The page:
Old 10-20-2009, 11:55 AM   #20
pljvaldez
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Is there a package management tool? If so, maybe you can dig through the repository list and find out what they are pointed at. For example, Debian based distros keep a list of repositories in /etc/apt/sources.list. Not sure where other distros keep their repo list.
 
Old 10-20-2009, 12:05 PM   #21
catkin
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Might help ...
Code:
function get_distro_name {
    if [[ -r '/etc/lsb-release' ]]; then
        . /etc/lsb-release
        [[ "$DISTRIB_ID" ]] && n="$DISTRIB_ID"
    elif [[ -r '/etc/release' ]]; then
        n=`head -1 /etc/release | sed 's/ *\([[^0-9]]*\) [0-9].*/\1/'`
    elif [[ -r '/etc/arch-release' ]]; then
        n="Arch Linux"
    elif [[ -r '/etc/debian_version' ]]; then
        n='Debian'
    elif [[ -r '/etc/gentoo-release' ]]; then
        n='Gentoo'
    elif [[ -r '/etc/knoppix-version' ]]; then
        n='Knoppix'
    elif [[ -r '/etc/mandrake-release' ]]; then
        n='Mandrake'
    elif [[ -r '/etc/pardus-release' ]]; then
        n='Pardus'
    elif [[ -r '/etc/puppyversion' ]]; then
        n='Puppy Linux'
    elif [[ -r '/etc/redhat-release' ]]; then
        n='Red Hat'
    elif [[ -r '/etc/sabayon-release' ]]; then
        n='Sabayon'
    elif [[ -r '/etc/slackware-version' ]]; then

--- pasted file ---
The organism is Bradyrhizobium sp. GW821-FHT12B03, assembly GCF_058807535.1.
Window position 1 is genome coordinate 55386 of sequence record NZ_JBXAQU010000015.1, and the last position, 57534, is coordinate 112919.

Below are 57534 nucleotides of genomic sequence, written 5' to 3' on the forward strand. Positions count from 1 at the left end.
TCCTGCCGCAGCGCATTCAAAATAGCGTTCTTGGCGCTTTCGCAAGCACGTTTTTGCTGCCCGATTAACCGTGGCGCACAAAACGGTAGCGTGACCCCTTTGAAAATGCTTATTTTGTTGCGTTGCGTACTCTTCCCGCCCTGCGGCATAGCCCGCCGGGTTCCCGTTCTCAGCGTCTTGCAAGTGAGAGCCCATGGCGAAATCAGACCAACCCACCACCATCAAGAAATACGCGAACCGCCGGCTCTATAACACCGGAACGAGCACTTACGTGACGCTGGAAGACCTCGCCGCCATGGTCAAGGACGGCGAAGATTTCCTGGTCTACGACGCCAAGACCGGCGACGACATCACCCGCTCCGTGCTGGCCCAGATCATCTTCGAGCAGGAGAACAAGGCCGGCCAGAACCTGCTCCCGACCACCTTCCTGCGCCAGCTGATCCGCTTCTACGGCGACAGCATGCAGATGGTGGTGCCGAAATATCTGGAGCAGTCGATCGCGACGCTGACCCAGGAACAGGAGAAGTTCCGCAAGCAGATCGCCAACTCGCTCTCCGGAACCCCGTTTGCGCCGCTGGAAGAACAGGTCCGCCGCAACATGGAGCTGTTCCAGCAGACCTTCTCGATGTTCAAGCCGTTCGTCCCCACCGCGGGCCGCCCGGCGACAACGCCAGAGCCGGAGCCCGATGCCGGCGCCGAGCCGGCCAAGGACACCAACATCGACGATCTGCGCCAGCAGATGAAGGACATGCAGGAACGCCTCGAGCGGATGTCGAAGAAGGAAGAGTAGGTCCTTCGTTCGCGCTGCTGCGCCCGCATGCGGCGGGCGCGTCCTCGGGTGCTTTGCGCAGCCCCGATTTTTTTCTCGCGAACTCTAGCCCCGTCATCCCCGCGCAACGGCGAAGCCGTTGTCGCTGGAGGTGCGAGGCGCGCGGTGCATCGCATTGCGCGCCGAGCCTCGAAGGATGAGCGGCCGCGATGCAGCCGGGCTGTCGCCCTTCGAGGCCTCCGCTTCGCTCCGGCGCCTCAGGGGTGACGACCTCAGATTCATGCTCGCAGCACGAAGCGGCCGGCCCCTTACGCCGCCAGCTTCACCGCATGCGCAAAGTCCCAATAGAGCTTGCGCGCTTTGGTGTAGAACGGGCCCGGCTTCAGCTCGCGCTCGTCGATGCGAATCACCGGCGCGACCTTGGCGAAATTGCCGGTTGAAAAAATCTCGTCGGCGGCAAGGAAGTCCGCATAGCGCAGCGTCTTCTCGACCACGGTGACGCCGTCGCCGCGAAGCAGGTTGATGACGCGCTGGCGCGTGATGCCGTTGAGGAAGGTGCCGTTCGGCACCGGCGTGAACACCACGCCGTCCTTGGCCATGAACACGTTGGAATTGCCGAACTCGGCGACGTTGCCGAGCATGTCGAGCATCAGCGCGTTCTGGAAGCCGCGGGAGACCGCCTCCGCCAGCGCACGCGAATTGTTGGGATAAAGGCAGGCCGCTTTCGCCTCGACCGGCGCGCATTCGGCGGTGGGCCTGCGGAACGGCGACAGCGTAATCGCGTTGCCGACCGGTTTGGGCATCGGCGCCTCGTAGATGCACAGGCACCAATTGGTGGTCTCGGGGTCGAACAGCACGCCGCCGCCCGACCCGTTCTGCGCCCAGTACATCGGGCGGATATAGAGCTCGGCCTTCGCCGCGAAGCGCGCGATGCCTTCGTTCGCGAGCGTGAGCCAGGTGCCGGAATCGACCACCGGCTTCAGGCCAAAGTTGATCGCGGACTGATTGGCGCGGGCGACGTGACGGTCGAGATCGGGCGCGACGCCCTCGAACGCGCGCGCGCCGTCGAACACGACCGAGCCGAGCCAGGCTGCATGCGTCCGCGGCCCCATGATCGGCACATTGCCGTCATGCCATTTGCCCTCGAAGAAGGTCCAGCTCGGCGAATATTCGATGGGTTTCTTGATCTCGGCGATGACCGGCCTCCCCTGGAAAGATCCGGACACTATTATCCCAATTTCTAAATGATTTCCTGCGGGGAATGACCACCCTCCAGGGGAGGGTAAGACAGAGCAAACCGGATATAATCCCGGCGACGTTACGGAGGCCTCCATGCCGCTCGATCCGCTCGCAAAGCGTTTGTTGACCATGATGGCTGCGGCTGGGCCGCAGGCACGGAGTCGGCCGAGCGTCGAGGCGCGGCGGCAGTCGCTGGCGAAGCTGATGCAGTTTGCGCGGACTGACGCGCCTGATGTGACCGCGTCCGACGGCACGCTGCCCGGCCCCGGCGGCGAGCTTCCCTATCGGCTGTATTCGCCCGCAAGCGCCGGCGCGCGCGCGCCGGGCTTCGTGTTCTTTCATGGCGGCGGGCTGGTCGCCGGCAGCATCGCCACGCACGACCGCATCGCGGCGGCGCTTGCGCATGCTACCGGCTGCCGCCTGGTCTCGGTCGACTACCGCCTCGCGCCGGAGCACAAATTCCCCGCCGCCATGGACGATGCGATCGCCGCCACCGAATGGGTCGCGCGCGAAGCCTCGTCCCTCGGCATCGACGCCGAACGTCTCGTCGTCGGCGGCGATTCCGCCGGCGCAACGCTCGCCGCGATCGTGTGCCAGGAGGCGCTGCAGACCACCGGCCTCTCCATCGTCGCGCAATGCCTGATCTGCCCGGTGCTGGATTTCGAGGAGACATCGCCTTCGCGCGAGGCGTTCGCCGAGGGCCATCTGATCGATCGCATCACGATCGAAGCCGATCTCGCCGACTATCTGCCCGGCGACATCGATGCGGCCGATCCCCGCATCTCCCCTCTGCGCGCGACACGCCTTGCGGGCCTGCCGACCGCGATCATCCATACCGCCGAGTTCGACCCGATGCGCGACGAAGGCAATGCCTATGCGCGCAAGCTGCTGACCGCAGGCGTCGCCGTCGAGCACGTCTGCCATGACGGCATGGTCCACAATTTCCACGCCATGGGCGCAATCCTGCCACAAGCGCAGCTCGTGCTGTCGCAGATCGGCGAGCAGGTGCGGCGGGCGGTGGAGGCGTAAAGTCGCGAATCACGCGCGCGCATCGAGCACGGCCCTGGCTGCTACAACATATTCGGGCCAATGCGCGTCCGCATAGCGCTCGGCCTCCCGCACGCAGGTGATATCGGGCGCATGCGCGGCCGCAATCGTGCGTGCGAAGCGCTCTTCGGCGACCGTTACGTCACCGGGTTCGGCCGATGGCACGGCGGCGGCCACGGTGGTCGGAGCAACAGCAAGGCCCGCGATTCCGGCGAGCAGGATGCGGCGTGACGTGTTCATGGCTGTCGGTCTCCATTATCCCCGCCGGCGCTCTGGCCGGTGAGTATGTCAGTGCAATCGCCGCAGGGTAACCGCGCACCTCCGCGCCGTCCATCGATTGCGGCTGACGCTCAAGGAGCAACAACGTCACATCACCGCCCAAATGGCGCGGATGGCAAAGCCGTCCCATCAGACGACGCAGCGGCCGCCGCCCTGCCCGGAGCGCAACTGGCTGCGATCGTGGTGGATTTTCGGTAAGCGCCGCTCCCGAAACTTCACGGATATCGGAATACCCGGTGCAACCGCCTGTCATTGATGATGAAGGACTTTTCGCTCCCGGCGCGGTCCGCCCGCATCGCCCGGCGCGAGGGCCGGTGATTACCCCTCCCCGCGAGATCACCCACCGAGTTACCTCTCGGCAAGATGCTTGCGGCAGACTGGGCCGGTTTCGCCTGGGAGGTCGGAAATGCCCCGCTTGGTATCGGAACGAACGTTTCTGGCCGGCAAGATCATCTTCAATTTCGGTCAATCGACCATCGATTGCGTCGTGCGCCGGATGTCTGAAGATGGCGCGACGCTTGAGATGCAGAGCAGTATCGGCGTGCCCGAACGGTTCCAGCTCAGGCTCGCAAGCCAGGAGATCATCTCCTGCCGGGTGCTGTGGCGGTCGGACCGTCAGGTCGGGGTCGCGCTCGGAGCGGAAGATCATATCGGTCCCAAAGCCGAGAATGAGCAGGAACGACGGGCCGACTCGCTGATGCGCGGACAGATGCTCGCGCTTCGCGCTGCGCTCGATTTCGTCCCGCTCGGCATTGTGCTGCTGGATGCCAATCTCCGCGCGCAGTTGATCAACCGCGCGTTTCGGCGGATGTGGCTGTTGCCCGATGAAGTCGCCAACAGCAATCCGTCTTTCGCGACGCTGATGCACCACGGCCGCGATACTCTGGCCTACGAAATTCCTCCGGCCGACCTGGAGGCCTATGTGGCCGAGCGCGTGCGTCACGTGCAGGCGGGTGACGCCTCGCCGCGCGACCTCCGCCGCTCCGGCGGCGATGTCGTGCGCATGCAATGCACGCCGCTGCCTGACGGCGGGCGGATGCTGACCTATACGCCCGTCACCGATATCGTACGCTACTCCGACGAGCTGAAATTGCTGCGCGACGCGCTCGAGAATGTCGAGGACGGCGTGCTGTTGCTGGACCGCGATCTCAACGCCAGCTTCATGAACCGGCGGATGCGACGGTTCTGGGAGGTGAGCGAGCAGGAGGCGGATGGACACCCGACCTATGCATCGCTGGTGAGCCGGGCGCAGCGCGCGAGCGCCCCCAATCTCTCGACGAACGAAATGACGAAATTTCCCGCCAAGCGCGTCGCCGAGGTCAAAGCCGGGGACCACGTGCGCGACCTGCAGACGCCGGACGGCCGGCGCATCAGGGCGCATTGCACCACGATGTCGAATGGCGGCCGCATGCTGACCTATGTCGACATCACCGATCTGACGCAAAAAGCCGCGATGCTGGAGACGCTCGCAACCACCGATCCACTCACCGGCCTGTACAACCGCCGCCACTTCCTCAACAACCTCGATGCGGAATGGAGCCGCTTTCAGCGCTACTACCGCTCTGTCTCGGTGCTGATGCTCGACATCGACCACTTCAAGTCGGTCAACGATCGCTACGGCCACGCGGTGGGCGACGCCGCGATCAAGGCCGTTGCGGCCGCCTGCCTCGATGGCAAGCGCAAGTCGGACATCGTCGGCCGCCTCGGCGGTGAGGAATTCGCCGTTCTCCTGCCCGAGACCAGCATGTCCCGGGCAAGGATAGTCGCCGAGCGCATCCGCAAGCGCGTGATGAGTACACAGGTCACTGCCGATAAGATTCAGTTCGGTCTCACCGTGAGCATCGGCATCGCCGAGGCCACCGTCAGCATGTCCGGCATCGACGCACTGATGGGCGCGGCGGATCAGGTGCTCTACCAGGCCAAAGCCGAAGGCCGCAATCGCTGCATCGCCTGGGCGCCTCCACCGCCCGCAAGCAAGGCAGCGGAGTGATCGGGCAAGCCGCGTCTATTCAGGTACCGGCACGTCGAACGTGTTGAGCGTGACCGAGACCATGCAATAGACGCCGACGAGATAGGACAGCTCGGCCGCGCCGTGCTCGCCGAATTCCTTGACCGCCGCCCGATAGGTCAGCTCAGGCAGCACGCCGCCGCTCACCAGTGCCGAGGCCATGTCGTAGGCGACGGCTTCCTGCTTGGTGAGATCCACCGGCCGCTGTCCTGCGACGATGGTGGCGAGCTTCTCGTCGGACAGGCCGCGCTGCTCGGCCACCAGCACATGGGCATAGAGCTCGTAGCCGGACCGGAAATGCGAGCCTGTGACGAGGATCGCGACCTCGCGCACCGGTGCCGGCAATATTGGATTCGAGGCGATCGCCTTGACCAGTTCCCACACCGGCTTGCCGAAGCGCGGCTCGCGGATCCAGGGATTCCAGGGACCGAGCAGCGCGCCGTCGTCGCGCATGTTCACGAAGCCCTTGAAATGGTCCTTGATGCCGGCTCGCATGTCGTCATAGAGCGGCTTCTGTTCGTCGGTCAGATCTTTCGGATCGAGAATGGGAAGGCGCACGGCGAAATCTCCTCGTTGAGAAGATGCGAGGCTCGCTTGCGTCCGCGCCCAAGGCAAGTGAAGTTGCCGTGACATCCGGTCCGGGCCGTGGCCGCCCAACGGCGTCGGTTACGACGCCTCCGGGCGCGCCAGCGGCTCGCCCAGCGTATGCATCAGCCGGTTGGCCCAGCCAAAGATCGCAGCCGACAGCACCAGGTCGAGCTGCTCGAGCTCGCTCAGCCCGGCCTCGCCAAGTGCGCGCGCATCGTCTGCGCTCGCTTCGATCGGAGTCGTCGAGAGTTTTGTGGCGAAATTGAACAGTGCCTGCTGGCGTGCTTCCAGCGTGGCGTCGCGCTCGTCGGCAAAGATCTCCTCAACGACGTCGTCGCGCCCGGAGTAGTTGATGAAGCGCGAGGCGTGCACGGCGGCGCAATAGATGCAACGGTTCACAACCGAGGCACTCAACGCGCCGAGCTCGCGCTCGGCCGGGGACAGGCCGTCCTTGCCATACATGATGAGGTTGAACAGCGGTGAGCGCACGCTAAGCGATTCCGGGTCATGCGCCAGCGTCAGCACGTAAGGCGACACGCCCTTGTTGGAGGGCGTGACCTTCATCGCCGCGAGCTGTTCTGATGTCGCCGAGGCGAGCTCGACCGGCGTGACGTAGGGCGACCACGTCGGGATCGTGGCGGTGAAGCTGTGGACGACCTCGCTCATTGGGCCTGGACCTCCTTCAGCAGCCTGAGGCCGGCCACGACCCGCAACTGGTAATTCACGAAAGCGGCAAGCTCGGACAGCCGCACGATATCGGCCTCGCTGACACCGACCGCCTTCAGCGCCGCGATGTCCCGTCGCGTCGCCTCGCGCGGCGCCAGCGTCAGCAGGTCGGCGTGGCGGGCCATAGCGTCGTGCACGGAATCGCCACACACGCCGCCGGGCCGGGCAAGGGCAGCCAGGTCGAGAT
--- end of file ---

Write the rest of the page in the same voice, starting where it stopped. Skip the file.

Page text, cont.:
n='Slackware'
    elif [[ -r '/etc/SuSE-release' ]]; then
        n='SuSE'
    elif [[ -r '/etc/xandros-desktop-version' ]]; then
        n='Xandros'
    elif [[ -r '/etc/zenwalk-version' ]]; then
        n="Zenwalk"
    fi
    [[ "${n:-}" = '' ]] &&  \echo "ERROR: Could not determine the distro name" >&2 && \exit 1
} # get_distro_name
EDITs:
26oct9 added Sabayon

Last edited by catkin; 10-26-2009 at 04:21 AM.
 
1 members found this post helpful.
Old 10-21-2009, 01:20 AM   #22
chrism01
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@v890115: Try catkin's code above.
If this is a relatively new box and not running prod code yet, might well be quicker & more secure & reliable to re-install.
Not saying you should, just pointing out that if he's been playing for a while, the odds of getting back to a clean/sane state by tweaking/fixing are pretty long against.
 
Old 10-14-2010, 07:36 AM   #23
archtoad6
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catkin,

Nice listing, would the code be simpler if the elif's were turned into a case statement?